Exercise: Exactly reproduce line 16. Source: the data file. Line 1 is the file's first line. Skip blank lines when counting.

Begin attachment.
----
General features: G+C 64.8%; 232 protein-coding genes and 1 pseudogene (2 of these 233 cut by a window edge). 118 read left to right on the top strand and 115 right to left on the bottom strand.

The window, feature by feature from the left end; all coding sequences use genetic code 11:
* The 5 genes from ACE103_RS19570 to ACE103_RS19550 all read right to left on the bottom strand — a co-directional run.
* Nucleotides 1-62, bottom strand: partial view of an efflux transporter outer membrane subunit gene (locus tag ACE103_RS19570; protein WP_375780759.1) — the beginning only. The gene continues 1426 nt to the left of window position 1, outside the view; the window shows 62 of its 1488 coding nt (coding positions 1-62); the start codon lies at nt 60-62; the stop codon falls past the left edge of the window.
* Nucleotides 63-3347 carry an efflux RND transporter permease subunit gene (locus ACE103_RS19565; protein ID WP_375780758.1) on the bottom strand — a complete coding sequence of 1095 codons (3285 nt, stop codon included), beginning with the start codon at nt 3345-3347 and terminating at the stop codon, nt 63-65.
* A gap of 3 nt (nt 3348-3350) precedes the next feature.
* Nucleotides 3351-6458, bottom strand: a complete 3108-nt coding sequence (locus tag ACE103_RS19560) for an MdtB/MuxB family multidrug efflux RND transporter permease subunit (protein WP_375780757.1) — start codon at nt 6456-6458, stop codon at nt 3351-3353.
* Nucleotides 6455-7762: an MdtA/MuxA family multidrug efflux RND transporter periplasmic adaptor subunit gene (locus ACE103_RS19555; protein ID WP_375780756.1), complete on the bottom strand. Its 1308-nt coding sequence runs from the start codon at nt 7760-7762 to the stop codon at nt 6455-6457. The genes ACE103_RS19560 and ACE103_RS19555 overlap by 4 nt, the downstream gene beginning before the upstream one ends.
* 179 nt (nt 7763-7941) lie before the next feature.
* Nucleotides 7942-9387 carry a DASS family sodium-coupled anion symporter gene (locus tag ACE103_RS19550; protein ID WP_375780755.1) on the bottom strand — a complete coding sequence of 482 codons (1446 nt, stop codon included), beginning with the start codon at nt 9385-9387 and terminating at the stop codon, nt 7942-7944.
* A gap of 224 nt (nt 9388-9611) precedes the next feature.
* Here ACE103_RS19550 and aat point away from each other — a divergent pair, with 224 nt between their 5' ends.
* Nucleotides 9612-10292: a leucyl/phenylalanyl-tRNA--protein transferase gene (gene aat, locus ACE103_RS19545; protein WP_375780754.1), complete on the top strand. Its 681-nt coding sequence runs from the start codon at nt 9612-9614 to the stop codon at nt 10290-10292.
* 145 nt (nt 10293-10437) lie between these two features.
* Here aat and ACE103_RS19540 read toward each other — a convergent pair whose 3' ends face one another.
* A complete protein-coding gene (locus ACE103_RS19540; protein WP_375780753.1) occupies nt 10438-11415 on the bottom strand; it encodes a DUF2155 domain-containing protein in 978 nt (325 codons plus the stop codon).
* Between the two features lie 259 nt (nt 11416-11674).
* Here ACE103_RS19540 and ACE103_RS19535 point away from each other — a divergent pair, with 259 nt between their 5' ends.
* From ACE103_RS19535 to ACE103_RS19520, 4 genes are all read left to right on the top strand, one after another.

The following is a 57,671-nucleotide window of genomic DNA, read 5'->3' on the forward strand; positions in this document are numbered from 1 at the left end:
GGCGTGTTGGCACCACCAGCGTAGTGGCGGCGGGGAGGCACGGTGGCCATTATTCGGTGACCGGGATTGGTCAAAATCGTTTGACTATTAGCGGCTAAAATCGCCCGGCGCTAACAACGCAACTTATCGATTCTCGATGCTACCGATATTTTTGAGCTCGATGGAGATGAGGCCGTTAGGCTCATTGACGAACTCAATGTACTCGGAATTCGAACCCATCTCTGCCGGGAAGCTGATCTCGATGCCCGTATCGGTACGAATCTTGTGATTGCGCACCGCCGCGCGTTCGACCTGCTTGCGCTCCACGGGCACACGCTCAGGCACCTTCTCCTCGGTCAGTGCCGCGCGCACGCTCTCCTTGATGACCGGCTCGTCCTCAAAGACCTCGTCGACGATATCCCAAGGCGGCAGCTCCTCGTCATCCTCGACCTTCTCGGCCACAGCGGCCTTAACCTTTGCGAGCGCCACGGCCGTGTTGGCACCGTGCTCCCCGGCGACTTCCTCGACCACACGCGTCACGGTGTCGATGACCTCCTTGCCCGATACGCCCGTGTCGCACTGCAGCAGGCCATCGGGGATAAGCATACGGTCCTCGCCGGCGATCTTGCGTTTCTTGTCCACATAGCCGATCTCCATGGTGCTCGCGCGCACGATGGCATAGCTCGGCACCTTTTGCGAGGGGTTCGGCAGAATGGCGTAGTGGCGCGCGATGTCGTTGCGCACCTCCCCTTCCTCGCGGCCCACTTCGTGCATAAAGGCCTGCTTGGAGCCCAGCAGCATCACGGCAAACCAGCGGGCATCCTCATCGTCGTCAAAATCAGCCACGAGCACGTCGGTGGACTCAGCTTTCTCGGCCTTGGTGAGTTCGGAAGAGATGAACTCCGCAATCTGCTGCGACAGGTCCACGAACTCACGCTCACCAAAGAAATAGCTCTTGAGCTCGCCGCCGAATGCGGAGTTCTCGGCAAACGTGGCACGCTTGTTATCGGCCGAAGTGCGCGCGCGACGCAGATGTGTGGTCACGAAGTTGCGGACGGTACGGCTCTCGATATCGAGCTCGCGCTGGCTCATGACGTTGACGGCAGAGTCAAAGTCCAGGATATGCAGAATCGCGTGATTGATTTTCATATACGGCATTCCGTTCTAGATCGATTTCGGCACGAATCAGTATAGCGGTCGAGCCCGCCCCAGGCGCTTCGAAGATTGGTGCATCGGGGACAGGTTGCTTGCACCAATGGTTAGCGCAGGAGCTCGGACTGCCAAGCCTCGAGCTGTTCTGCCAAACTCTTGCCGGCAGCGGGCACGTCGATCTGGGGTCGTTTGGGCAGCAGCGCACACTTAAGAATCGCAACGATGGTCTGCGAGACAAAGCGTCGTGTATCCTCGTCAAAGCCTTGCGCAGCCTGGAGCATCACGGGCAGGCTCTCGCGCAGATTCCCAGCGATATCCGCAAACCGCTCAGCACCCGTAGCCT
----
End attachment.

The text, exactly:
* A complete protein-coding gene (locus ACE103_RS19540; protein WP_375780753.1) occupies nt 10438-11415 on the bottom strand; it encodes a DUF2155 domain-containing protein in 978 nt (325 codons plus the stop codon).